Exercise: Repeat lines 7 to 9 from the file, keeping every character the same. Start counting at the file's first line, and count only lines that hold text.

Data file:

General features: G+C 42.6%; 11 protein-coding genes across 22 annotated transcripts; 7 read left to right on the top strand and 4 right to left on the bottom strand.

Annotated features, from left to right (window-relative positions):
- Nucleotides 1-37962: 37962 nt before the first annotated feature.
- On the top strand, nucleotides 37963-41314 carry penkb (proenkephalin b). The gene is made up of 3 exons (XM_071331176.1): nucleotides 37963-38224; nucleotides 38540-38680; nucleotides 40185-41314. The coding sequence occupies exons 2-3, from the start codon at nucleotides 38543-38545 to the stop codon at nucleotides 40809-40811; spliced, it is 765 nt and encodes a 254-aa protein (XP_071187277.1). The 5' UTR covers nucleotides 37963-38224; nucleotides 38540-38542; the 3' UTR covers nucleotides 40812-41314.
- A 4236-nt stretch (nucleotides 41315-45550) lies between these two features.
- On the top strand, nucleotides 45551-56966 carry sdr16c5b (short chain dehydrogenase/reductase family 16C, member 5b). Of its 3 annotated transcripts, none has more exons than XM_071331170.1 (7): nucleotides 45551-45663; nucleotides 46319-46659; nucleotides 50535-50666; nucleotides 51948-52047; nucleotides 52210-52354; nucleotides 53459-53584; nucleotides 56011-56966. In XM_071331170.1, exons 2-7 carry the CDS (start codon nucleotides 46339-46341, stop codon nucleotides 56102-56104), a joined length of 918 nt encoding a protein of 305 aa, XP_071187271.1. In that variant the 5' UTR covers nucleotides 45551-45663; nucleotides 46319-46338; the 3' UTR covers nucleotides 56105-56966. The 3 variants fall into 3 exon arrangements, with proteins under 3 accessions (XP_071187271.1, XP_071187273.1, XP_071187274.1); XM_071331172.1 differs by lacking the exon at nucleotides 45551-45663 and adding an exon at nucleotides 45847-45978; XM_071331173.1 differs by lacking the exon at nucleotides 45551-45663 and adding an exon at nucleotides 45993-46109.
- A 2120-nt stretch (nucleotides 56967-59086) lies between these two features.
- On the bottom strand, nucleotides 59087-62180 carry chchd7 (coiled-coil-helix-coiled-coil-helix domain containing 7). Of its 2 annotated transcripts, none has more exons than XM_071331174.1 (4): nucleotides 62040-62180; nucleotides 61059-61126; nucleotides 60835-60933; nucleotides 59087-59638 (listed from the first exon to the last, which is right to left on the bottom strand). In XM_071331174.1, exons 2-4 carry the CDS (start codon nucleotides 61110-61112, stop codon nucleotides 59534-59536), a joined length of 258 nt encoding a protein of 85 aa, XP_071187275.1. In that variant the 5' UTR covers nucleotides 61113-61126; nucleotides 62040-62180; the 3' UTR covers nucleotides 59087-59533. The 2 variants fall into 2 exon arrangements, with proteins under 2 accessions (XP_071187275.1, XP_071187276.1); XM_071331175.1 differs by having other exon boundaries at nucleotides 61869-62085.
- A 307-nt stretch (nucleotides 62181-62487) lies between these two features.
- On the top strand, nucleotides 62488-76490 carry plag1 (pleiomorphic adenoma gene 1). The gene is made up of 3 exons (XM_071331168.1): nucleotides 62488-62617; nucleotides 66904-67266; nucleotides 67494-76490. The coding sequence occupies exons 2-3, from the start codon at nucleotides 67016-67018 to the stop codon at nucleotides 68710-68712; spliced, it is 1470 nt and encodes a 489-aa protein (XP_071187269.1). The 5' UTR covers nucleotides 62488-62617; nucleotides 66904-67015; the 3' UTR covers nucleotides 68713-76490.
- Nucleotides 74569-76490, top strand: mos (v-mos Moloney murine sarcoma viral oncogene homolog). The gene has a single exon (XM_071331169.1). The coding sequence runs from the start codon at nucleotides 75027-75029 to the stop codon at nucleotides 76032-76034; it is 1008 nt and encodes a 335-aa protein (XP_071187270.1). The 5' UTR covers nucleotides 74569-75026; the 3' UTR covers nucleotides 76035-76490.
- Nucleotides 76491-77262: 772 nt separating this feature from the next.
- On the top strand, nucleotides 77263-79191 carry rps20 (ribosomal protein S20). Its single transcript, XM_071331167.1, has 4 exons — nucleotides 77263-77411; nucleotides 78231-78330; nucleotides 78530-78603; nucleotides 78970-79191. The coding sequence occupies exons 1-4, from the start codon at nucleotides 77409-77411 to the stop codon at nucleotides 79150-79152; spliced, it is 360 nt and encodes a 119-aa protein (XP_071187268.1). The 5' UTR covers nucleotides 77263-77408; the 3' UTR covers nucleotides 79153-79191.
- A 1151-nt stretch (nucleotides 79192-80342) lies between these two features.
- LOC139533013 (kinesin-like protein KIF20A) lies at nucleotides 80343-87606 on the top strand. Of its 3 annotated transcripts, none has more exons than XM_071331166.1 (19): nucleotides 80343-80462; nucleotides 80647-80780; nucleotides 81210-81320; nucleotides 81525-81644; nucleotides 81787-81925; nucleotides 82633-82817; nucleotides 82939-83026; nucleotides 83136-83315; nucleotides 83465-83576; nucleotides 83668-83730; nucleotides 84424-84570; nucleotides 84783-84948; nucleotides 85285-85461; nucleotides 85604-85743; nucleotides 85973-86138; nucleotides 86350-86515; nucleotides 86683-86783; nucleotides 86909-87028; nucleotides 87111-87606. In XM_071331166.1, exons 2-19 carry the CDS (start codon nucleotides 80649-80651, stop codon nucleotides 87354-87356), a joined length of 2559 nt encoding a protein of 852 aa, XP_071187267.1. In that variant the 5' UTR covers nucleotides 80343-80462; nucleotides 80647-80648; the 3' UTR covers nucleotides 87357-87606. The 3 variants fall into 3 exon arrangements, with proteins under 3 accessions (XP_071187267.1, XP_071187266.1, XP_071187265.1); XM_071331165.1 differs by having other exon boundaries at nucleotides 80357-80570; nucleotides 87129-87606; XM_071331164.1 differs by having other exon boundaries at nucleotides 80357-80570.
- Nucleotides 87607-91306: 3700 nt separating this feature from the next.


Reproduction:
- A 2120-nt stretch (nucleotides 56967-59086) lies between these two features.
- On the bottom strand, nucleotides 59087-62180 carry chchd7 (coiled-coil-helix-coiled-coil-helix domain containing 7). Of its 2 annotated transcripts, none has more exons than XM_071331174.1 (4): nucleotides 62040-62180; nucleotides 61059-61126; nucleotides 60835-60933; nucleotides 59087-59638 (listed from the first exon to the last, which is right to left on the bottom strand). In XM_071331174.1, exons 2-4 carry the CDS (start codon nucleotides 61110-61112, stop codon nucleotides 59534-59536), a joined length of 258 nt encoding a protein of 85 aa, XP_071187275.1. In that variant the 5' UTR covers nucleotides 61113-61126; nucleotides 62040-62180; the 3' UTR covers nucleotides 59087-59533. The 2 variants fall into 2 exon arrangements, with proteins under 2 accessions (XP_071187275.1, XP_071187276.1); XM_071331175.1 differs by having other exon boundaries at nucleotides 61869-62085.
- A 307-nt stretch (nucleotides 62181-62487) lies between these two features.